Posted by: visitor | Jul 21, 2014 2:25:21 PM
Amy, Denise and Mary: I am not seeking to suggest that the Federal Public and Community Defenders or CJA counsel are not up to the job, but I do mean to suggest that the huge number of potentially eligible defendants need all the (compensated and/or volunteer) help they can get. For starters, I am glad to hear that the normal practice is for CJA appointment if/when the FPDs lack the person-power needed to handle all cases in a district. But given my own sense that most public defender offices are already underfunded and overworked, I do not think I am saying anything controversial when suggesting another 50,000 cases to process will not be simply a walk in the park for existing lawyers.
Again, my suggestion is not that the efforts of Federal Public and Community Defenders and CJA counsel are supplanted, but rather than perhaps compensated and/or volunteer lawyers could help work up case files with mitigating factors to make the areguments by FPDs and CJA folks that much easier and more forceful. The point of this post is to assert that it is now time for "all hands on deck" to help effectively implement the new retroactive guidelines. In a perfect world, Congress might even allocate some extra funding to make sure this is done effectively and efficiently. But, sadly, and sentence that includes "Congress" and "perfect world" may now be something of an oxymoron.....
Thanks to all for the input and engagement on this important front.
Posted by: Doug B. | Jul 21, 2014 8:42:44 PM
Thank you, visitor. The points are self evident to all earthlings, but never mentioned by the lawyers here, never. I know they are not stupid. Their non-disclosures make them deniers.
In 95% of cases, the adjudicated charge to which retroactivity applies is fictitious. It is a made up lesser charge so the lazy lawyer does not have to prove anything at trial. So why not have extensive hearings about defenses, exceptions to the defenses, and exceptions to the exceptions? They are fictitious anyway.
Make complicated, incomprehensible rules so one needs a translator to use one's own chattel, a law.
Generate massive make work jobs, where government workers, shuffle slowly, to the coffee maker, and have a meeting. Then maybe meet a client or 2.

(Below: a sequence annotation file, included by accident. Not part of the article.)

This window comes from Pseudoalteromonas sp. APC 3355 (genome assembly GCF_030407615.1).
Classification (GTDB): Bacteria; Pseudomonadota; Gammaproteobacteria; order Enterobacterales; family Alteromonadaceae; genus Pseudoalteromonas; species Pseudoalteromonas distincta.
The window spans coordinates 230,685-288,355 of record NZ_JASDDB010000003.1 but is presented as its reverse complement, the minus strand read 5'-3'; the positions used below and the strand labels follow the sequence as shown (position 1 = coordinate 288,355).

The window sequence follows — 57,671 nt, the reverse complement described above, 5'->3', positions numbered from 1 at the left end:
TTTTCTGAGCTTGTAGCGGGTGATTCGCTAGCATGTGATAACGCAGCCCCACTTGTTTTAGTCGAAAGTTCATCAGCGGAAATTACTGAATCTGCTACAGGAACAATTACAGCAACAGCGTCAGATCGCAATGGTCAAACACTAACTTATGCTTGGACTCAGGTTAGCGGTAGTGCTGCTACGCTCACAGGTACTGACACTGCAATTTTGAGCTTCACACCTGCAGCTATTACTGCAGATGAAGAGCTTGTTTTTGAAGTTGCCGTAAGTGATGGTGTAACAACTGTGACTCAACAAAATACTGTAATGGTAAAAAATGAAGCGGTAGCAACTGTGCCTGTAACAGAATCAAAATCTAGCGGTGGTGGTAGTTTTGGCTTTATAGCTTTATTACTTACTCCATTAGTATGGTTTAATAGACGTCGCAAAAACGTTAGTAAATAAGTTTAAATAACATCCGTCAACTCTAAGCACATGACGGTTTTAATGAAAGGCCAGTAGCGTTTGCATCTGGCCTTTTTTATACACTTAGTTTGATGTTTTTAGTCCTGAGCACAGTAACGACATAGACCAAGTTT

The evidence is that having a public defender does not result in a better outcome even in a complex criminal trial than defending oneself. They bring no value, are worthless, and are merely messengers for the prosecutors, urging innocent people to take deals so they may return to coffee and Facebook. One thing these lawyers will never, ever do? Attack the prosecutor or the judge. They are all friends, getting together after a case and toasting the stupidity of the public. Of course, their jobs come from the prosecutor, not from the client. And that is where their real loyalties lay. They are government agents, pretending to represent the indigent defendant. Professional duty, professional pride, loyalty to our constitution, all out the window.
Posted by: Supremacy Claus | Jul 21, 2014 11:10:38 PM
Supremacy, as off the reservation as your posts reads, its pretty much on target.
But you left out the rent seeking clause and maybe bottom feeders and parasitic.
In your dislike for the feds, I have to laugh. Cause deep down most know you probably are right.
Shuffling to the coffee maker, seeing a client or 2. Their loyalties are to the prosecutors, all are buddies hired by the government.
Will never attack the prosecutor or the judge.. Pretty good SC.
We maybe arenot citing good cases here, but are telling it like it really is.
Posted by: MidwestGuy | Jul 22, 2014 7:48:00 AM
Midwest: Obviously not a lawyer.
All lawyers have seen the above points, repeatedly. None may utter a word about them. All public defenders and prosecutors are at will employees, not civil service. They may lose their jobs for no reason, or even an unlawful reason. If they resist, the hierarchy crushes them, no matter how smart, powerful, rich. The hierarchy cannot be resisted. If the public is oppressed, the lawyer is doubly so, and the ordinary ""street" judge is triply so.
The eradication of this hierarchy will benefit lawyers and judges far more than the public. Not only will all social pathologies end, but the lawyer profession will become productive (with the rule of law as essential a utility product as water and electricity), wealthy and esteemed.
Posted by: Supremacy Claus | Jul 22, 2014 9:37:39 AM
Name a mitigating factor.
Every single one is an aggravating factor, making the defendant more dangerous.
The adjudicated charges are 95% fictitious. The mitigating factors are 100% fictitious. Introducing additional "noise" into the system is not a good idea.
Posted by: Supremacy Claus | Jul 22, 2014 9:45:09 AM
S.C. You ask Prof. Berman to "name a mitigating factor." To see the names of 171 of such factors, see my publication "171 Easy Mitigating Factors."
Posted by: Michael R. Levine | Jul 23, 2014 6:44:50 AM
There is an unfortunate typo in the 3rd line of your second paragraph.
Posted by: DefenderPerson | Jul 28, 2014 6:10:37 PM
How does an inmate file a motion for the 2 point reduction?
Posted by: Tiffany | Dec 3, 2014 9:21:54 AM
Hello. I have a brother who is an inmate in the federal prison system. I would like to know how to get this motion filed for him.
Posted by: Tiffany | Dec 3, 2014 9:24:44 AM
You can't file a motion on the 2pt reduction. Your name is automatically on the list if you are eligible
Posted by: Albert | Jan 10, 2015 12:13:45 PM
I want to know is this release for Federal prison in south Carolina that only have drugs charges what if the defendant never had a case before and this is his 1st time being arrested and he did most of his time already but still sitting in jail wat happens then am trying to find out cause my fiance is in Edge field south Carolina. so am trying to see if he comes home this year. Thank you Miss Blue
Posted by: Teresa. Blue | Jan 27, 2015 1:10:40 PM